Our proposal takes as its starting point the need to resolve two crucial ambiguities regarding Israel’s control of the West Bank and Gaza, its rule over the Palestinians and the colonization of their land. Resolving these matters are essential to achieving a final resolution of the conflict.

First, is it, or is it not, an occupation? The entire world, including the US, thinks it is, and therefore considers the Fourth Geneva Convention and other relevant provisions of international law to apply. The Israeli government contests this on technical grounds, arguing that the Geneva Convention relates only to the sovereign territory of a High Contracting Party, and that Jordan and Egypt did not have legal sovereignty over the West Bank and Gaza Strip (respectively) when they previously governed these territories.

On the basis of this reasoning, Israel has maintained that the Geneva Convention does not strictly apply, and therefore it is not legally forbidden from annexing, expropriating and permanently settling parts of the territory it captured during the 1967 Arab-Israel war.

But at other times, the Israeli authorities rely on the Geneva Convention to validate its policies, particularly with regard to treating Palestinians under Israel’s jurisdiction but outside its sovereign territory differently from Israeli citizens, citing the provisions that prohibit altering the legal status of an occupied territory’s inhabitants.

This ambiguity has served the occupying power well, enabling it to cherry-pick the articles of the Geneva Convention and have the best of both worlds, while the occupied people has the worst of them.

Second, at what point does an occupation cease to be an occupation and become a permanent or quasi-permanent state of affairs? Nearly half a century on, during which time significant alterations have been made to the infrastructure of the territory, is it realistic for the Israeli occupation still to be deemed simply an ‘occupation’, with its connotation of temporariness?

 

Our contention is that the occupying power should no longer be able to have it both ways. The laws of occupation either apply or do not apply. If it is an occupation, it is beyond time for Israel’s custodianship — supposedly provisional — to be brought to an end. If it is not an occupation, there is no justification for denying equal rights to everyone who is subject to Israeli rule, whether Israeli or Palestinian. Successive Israeli governments have got away with a colossal bluff for nearly 47 years. It is time to call that bluff and compel a decision.

The Israeli government should be put on notice that, by the 50th anniversary of the occupation, it must make up its mind definitively one way or the other. A half a century is surely enough time to decide. This would give it until June 2017 to make its choice between relinquishing the occupied territory — either directly to the Palestinians or possibly to a temporary international trusteeship in the first instance — or alternatively granting full and equal citizenship rights to everyone living under its jurisdiction.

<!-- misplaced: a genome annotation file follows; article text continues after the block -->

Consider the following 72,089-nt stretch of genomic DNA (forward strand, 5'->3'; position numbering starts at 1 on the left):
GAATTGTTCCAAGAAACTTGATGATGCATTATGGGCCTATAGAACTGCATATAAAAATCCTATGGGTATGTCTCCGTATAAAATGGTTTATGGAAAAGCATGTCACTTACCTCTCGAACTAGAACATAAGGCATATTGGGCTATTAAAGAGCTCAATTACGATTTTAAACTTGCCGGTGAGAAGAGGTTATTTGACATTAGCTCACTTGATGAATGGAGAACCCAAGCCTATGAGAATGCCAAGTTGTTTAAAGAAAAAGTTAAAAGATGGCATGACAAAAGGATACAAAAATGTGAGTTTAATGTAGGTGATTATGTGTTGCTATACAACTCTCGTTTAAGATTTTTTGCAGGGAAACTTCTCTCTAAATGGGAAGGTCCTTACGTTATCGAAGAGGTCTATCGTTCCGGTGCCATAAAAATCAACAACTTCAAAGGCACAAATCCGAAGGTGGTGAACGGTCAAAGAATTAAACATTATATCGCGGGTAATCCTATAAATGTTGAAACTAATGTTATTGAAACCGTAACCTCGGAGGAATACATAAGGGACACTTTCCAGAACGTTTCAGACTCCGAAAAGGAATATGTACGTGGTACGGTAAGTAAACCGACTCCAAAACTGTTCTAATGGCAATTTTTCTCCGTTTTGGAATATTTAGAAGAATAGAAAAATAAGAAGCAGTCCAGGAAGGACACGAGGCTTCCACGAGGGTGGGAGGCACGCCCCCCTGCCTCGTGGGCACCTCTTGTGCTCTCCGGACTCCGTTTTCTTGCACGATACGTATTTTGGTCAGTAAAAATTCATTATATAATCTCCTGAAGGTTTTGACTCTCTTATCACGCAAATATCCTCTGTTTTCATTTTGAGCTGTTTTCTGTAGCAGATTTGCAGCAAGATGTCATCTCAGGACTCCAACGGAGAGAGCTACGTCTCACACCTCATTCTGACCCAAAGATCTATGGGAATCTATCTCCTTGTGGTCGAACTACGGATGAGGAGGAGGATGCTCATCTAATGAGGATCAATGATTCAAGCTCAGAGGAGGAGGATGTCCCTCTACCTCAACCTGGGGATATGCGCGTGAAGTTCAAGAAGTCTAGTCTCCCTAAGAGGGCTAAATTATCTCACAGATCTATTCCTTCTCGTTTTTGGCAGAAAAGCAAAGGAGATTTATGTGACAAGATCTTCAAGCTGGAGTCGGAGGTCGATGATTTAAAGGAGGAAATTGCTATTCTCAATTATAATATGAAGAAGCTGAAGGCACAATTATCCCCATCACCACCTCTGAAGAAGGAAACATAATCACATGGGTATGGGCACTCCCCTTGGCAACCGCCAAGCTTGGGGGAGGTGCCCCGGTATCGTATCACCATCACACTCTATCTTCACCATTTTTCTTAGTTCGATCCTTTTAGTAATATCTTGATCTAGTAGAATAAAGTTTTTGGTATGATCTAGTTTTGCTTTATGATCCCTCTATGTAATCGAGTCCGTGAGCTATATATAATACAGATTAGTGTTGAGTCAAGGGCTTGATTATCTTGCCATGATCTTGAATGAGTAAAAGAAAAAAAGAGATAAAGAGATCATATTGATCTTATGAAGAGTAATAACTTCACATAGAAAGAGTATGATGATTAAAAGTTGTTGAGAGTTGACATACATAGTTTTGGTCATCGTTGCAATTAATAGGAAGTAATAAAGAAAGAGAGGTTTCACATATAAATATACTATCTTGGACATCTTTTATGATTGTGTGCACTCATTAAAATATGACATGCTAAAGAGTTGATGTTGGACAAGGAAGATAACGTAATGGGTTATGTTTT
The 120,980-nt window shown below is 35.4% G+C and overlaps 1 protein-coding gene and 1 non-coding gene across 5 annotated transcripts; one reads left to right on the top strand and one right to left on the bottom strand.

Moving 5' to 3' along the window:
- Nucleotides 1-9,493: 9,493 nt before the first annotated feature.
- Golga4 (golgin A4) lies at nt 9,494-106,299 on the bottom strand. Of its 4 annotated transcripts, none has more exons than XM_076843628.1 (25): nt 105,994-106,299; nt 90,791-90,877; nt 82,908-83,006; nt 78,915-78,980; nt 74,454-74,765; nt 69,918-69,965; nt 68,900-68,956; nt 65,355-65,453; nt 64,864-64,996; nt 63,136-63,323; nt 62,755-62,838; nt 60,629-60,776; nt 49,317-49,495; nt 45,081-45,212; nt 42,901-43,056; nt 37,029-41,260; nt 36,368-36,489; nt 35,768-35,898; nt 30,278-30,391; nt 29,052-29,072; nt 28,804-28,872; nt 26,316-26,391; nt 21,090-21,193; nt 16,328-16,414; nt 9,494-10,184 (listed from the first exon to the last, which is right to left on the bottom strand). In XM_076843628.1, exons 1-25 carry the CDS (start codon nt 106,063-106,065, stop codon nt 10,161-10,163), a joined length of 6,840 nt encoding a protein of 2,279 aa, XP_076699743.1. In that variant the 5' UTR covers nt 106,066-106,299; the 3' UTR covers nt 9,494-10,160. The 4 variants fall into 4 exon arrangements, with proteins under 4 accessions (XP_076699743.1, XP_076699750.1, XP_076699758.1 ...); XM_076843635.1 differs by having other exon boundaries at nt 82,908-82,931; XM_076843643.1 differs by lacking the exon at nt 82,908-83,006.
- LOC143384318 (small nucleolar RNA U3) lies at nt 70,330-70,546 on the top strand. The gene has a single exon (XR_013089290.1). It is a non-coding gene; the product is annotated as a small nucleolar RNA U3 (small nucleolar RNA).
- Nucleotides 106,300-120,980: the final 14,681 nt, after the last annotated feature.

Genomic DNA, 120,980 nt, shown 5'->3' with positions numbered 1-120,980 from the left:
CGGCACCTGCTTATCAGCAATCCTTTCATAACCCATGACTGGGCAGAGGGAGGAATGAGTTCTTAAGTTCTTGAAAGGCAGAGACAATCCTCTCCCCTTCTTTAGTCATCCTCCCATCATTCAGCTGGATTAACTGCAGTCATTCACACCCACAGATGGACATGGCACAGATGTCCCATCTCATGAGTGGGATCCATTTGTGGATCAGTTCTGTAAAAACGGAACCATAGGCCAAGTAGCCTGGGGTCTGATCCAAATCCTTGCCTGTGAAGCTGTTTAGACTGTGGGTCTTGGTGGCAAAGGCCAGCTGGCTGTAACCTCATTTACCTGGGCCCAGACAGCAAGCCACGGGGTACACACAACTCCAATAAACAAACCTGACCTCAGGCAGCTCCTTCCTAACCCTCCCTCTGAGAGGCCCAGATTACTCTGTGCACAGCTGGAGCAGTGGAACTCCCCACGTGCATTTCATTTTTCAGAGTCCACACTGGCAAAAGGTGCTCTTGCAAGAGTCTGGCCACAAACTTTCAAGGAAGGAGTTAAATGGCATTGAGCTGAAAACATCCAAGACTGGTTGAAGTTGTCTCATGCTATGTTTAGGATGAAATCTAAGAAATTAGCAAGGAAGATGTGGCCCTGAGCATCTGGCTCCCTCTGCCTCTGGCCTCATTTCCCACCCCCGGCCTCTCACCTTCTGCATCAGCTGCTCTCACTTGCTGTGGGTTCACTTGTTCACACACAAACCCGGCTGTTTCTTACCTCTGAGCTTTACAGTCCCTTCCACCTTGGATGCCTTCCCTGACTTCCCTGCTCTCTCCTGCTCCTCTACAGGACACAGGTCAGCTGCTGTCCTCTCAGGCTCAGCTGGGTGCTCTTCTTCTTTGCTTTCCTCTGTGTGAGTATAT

Should Israel not choose the first option by the target date, it would be open to the international community to draw the conclusion that its government had plumped by default for the second option of civic equality. Other governments, individually or collectively, and international civil society, may then feel at liberty to hold the Israeli government accountable to that benchmark.

The three-year window would be likely to witness vigorous debate within Israel and induce new political currents that may be more conducive to a swift and authentic deal with the Palestinians over two states, probably within the framework of the 2002 Arab Peace Initiative for which there is polling evidence of growing support among the Israeli population.

We need to break free of the divisive and increasingly stifling one-state-versus-two-states straightjacket that tends to polarize debate and in practice ends up perpetuating the status quo — which is a form of one state, albeit an inequitable one. The aim of our proposal is to bring matters to a head and to enable people to advocate equal rights for Palestinians and Israelis, in one form or another, free of the implication that this necessarily carries a threat to the existence of the state of Israel.

To be clear, this is not a call for a unitary state. How Israelis and Palestinians wish to live alongside each other is for them to decide and the indications still are that both peoples prefer to exercise their self-determination in their own independent states. Our proposal would not foreclose this option. It would remain open to the Palestinians to continue to agitate for sovereignty over the West Bank and Gaza, for a future Israeli government to relinquish these territories and, in extremis, for the Security Council to enforce the creation of two states through the UN Charter’s Chapter VII mechanism. However, until this is finally determined, equal treatment should replace ethnic discrimination as the legitimate default position recognized by the international community.